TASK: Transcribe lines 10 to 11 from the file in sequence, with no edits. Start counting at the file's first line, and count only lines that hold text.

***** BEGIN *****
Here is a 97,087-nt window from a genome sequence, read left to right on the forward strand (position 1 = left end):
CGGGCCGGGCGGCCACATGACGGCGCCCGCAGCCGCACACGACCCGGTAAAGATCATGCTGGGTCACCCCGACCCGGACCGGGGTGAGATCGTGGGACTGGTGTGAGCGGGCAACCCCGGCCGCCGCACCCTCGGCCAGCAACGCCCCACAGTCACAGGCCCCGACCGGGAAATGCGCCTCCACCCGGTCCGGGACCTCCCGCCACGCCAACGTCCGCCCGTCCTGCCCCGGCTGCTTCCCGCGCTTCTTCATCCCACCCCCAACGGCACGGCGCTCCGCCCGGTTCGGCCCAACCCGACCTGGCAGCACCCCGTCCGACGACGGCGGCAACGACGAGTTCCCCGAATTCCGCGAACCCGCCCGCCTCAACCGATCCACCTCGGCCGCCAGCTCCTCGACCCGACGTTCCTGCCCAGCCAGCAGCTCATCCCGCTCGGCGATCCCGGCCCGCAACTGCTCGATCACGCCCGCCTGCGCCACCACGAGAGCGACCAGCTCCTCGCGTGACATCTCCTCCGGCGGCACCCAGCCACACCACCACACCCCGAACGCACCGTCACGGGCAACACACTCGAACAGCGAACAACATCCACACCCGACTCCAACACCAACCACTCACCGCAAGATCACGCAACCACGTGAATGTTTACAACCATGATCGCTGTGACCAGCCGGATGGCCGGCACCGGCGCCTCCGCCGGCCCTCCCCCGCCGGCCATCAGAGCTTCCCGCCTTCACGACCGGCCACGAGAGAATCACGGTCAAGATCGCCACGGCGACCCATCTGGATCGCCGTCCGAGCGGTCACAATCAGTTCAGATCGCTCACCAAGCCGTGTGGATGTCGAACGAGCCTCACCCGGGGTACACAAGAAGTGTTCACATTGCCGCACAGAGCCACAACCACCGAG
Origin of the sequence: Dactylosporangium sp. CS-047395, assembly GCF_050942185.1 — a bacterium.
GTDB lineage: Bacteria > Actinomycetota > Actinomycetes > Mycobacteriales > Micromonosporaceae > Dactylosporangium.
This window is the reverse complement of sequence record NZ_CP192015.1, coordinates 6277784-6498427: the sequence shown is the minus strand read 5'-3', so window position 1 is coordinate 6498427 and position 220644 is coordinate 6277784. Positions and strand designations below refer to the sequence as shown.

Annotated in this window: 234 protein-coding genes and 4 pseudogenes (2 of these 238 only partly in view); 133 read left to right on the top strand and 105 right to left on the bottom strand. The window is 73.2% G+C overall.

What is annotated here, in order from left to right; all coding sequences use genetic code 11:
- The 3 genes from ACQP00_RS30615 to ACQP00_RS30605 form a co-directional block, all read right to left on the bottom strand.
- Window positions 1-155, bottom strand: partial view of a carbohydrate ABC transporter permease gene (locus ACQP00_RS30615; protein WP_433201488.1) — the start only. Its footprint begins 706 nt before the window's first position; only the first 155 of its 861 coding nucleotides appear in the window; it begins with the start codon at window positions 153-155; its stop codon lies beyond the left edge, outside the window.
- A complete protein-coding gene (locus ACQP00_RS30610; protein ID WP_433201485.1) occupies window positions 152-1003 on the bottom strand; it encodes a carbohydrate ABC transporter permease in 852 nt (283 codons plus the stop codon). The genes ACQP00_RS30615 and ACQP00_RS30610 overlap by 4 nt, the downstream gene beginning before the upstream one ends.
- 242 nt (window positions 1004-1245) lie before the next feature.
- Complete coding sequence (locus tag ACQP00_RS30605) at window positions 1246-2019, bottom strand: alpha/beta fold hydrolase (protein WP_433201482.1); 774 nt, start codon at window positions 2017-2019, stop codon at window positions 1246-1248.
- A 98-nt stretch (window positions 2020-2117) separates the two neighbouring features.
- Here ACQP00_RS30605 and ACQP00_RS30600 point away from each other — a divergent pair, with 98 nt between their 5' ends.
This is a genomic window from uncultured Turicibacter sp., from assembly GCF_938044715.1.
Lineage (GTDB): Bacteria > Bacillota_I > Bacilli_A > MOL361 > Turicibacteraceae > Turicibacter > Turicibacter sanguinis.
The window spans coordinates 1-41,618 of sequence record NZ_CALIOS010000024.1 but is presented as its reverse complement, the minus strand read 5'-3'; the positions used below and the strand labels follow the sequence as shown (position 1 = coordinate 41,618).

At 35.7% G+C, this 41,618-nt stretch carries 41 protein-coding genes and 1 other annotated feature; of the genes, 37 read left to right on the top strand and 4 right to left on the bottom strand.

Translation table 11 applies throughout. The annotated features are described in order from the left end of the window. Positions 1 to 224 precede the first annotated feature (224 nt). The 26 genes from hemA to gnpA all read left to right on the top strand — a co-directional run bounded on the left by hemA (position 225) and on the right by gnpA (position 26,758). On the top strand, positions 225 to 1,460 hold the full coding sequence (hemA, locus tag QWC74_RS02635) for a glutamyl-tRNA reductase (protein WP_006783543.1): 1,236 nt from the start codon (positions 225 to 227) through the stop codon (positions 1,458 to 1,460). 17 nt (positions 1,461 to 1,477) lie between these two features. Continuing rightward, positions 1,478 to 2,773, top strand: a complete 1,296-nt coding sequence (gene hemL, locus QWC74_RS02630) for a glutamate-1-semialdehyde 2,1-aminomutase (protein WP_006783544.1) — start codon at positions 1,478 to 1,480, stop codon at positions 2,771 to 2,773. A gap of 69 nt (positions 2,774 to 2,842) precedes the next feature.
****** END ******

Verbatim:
- A complete protein-coding gene (locus ACQP00_RS30610; protein ID WP_433201485.1) occupies window positions 152-1003 on the bottom strand; it encodes a carbohydrate ABC transporter permease in 852 nt (283 codons plus the stop codon). The genes ACQP00_RS30615 and ACQP00_RS30610 overlap by 4 nt, the downstream gene beginning before the upstream one ends.
- 242 nt (window positions 1004-1245) lie before the next feature.